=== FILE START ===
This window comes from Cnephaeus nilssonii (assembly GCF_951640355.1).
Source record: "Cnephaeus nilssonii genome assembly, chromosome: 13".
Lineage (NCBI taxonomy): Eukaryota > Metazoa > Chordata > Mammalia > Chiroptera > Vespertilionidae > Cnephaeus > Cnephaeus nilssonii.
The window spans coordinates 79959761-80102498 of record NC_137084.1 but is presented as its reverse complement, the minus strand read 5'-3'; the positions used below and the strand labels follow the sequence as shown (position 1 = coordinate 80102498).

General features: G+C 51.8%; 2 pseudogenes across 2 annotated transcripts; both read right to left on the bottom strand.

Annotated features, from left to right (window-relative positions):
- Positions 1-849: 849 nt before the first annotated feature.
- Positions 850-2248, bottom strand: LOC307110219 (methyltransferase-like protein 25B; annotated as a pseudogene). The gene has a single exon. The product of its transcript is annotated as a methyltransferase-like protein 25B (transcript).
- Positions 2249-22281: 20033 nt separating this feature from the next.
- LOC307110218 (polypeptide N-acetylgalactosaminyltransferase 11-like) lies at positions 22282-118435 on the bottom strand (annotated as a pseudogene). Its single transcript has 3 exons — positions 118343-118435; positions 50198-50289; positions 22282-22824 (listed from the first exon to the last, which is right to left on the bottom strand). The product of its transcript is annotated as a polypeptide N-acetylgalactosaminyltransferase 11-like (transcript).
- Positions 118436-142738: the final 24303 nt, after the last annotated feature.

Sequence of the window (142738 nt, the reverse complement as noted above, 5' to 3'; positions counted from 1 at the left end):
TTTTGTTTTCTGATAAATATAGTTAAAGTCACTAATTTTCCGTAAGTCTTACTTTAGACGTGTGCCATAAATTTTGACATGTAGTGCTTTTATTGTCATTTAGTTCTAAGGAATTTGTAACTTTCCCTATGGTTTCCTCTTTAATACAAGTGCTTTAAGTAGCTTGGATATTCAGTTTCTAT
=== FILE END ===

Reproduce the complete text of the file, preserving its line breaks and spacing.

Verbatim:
This window comes from Cnephaeus nilssonii (assembly GCF_951640355.1).
Source record: "Cnephaeus nilssonii genome assembly, chromosome: 13".
Lineage (NCBI taxonomy): Eukaryota > Metazoa > Chordata > Mammalia > Chiroptera > Vespertilionidae > Cnephaeus > Cnephaeus nilssonii.
The window spans coordinates 79959761-80102498 of record NC_137084.1 but is presented as its reverse complement, the minus strand read 5'-3'; the positions used below and the strand labels follow the sequence as shown (position 1 = coordinate 80102498).

General features: G+C 51.8%; 2 pseudogenes across 2 annotated transcripts; both read right to left on the bottom strand.

Annotated features, from left to right (window-relative positions):
- Positions 1-849: 849 nt before the first annotated feature.
- Positions 850-2248, bottom strand: LOC307110219 (methyltransferase-like protein 25B; annotated as a pseudogene). The gene has a single exon. The product of its transcript is annotated as a methyltransferase-like protein 25B (transcript).
- Positions 2249-22281: 20033 nt separating this feature from the next.
- LOC307110218 (polypeptide N-acetylgalactosaminyltransferase 11-like) lies at positions 22282-118435 on the bottom strand (annotated as a pseudogene). Its single transcript has 3 exons — positions 118343-118435; positions 50198-50289; positions 22282-22824 (listed from the first exon to the last, which is right to left on the bottom strand). The product of its transcript is annotated as a polypeptide N-acetylgalactosaminyltransferase 11-like (transcript).
- Positions 118436-142738: the final 24303 nt, after the last annotated feature.

Sequence of the window (142738 nt, the reverse complement as noted above, 5' to 3'; positions counted from 1 at the left end):
TTTTGTTTTCTGATAAATATAGTTAAAGTCACTAATTTTCCGTAAGTCTTACTTTAGACGTGTGCCATAAATTTTGACATGTAGTGCTTTTATTGTCATTTAGTTCTAAGGAATTTGTAACTTTCCCTATGGTTTCCTCTTTAATACAAGTGCTTTAAGTAGCTTGGATATTCAGTTTCTAT